So what’s one of the best ways of fostering this positive environment?

Affirmative bias.

This is where you focus on the unique strengths and capabilities of your employees.

For example, one member of your team might be detail-oriented, so you should encourage them to work more in the area of statistics and analysis. Another team member might have a persuasive, outgoing personality. You could help them play to their strengths by suggesting they take on more presentation and sales duties.

When you ask your team members to do the things they’re naturally good at – they’ll thank you for it.

Positivity embraces negativity

Positive leadership builds on negativity to create new positive outcomes.

How does it do this?

By seeing negativity as an opportunity and a fuel for change.

For instance, imagine if one of your best team members announced he was leaving the company and going to pastures new. This could be seen as a major blow in terms of loss of knowledge, skills, drive, etc.

However, it could also be seen as a golden opportunity for the remaining team members to take on new tasks and to stretch their skills and capabilities.

Embrace negativity instead of being defeated by it, and you’ll find circumstances turn in your favour.

Positivity helps your bottom line

As I stated earlier, when you lead positively, then you’ll find yourself heading up a happy team. And happy people focused on creating great experiences is an excellent competitive advantage to have.

Each time your team interacts with customers, their positive attitude will shine though – often winning the customer over to your side.

Positivity can be transmuted into hard cash!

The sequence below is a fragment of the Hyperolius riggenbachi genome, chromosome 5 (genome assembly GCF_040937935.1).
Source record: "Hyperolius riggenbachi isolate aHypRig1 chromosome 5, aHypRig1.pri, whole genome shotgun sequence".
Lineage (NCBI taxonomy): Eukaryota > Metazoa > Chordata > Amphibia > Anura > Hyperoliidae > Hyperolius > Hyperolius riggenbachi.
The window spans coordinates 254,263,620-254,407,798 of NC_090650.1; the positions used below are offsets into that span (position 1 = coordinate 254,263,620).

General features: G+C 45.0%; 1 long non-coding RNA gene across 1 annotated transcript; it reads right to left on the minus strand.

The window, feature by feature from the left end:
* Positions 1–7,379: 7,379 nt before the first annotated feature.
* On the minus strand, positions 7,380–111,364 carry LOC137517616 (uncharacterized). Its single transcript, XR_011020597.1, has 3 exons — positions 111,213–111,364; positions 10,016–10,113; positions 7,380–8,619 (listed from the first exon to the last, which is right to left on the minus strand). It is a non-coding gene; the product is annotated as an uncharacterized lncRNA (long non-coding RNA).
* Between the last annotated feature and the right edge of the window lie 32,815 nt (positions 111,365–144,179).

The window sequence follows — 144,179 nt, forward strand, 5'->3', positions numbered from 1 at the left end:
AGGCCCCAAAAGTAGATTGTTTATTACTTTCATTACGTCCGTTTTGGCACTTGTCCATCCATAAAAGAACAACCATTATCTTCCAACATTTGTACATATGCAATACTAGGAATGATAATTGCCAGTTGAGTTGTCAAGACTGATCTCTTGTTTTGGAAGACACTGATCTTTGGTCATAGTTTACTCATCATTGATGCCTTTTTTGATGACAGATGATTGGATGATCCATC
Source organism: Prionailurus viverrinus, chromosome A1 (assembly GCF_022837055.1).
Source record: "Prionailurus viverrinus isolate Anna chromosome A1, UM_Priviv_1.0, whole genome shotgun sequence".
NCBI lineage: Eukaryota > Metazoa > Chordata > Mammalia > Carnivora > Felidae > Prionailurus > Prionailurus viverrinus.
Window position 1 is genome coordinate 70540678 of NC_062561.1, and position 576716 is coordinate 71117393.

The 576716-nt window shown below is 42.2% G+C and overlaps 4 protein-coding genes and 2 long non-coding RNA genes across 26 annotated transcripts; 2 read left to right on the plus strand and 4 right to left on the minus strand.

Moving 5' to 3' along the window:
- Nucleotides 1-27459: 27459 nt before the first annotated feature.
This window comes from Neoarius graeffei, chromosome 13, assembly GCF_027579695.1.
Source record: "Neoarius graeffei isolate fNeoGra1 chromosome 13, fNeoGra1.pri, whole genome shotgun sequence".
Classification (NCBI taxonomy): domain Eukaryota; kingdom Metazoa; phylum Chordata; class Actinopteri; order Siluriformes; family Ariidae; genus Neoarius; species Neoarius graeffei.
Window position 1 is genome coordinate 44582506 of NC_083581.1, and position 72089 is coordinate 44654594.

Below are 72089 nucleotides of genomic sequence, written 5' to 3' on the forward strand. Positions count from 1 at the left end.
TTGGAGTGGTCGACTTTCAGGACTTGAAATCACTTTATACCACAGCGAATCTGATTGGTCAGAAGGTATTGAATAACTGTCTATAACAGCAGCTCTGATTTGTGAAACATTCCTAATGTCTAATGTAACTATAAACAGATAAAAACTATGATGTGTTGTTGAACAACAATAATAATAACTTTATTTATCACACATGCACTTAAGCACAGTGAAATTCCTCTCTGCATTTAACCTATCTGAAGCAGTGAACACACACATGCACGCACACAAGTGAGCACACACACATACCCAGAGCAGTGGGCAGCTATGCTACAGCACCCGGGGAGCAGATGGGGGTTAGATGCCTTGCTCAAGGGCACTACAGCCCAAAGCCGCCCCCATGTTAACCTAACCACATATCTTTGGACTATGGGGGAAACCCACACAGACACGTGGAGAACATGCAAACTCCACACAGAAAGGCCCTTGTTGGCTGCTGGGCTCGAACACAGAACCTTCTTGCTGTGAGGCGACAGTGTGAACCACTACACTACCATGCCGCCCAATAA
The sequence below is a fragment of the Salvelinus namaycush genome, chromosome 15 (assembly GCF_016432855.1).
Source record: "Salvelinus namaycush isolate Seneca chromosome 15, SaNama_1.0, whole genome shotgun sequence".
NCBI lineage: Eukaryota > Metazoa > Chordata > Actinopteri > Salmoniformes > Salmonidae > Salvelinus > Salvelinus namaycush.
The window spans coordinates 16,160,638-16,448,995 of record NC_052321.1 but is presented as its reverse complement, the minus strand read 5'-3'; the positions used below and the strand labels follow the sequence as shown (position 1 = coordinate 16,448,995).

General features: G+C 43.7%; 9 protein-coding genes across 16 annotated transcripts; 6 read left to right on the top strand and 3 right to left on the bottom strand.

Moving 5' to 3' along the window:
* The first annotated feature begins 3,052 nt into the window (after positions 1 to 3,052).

It’s not wishful thinking. It’s working with human nature.

Nobody likes dealing with negative people. It’s a definite turn-off. This is why friendly, upbeat teams and individuals will always win the day.

How to apply positivity to your managerial role

Now that you’ve learned some of the tangible benefits of positive leadership, let me give you some tried-and-tested steps to take to begin moving your managerial skills to a whole new level.

The first (and most important step) is to change your mindset by throwing out your negative thoughts and habits and replacing them with positive alternatives. When you do this, you’ll trigger a catalyst of changes in your attitude, and the way your team responds to you.

Once you’ve adopted the above, then add the following to the mix:

  • Utilise emojis when using Slack, Chats or other correspondence. It makes you seem more approachable and human, and keeps the tone positive.
  • Keep a planner of gratitude.
  • Always praise improvement, no matter how small.
  • Praise great ideas in team meetings – calling out team-mates who generated the ideas.
  • When reviewing employees work, always look for one positive thing to say about it, and recite that commentary first.
  • Ask teammates for input, and ask often. This will make them feel like their opinions matter and that they are a valuable contributor to the team.

Finally, I recommend you make a point of celebrating your victories – whether big or small. This will remind your team members that hitting major milestones is a wonderful and exciting thing.

In Summary

When your attitude is upbeat, enthusiastic and focused – you’ll provide the perfect example for your team to follow.

They’ll naturally pick up on your passion and zeal. And they’ll want to be part of the positive vibes that you’ve set in motion–and from there, business will radically improve overall!

In short, having a positive attitude can help:

  • encourage and affirm potential in your employees
  • your employees see the opportunities within obstacles
  • model positive behaviour that will transfer to your customers

All that’s left is for you to start putting these tips into action. And as legendary self-help writer Napoleon Hill once said: “Don’t wait. The time will never be just right.”


About the Author

Leon Hois the founder and CEO of Lifehack. Influenced by both Western and Asian culture, Leon has decades of experience in management, technology, self-improvement, and productivity.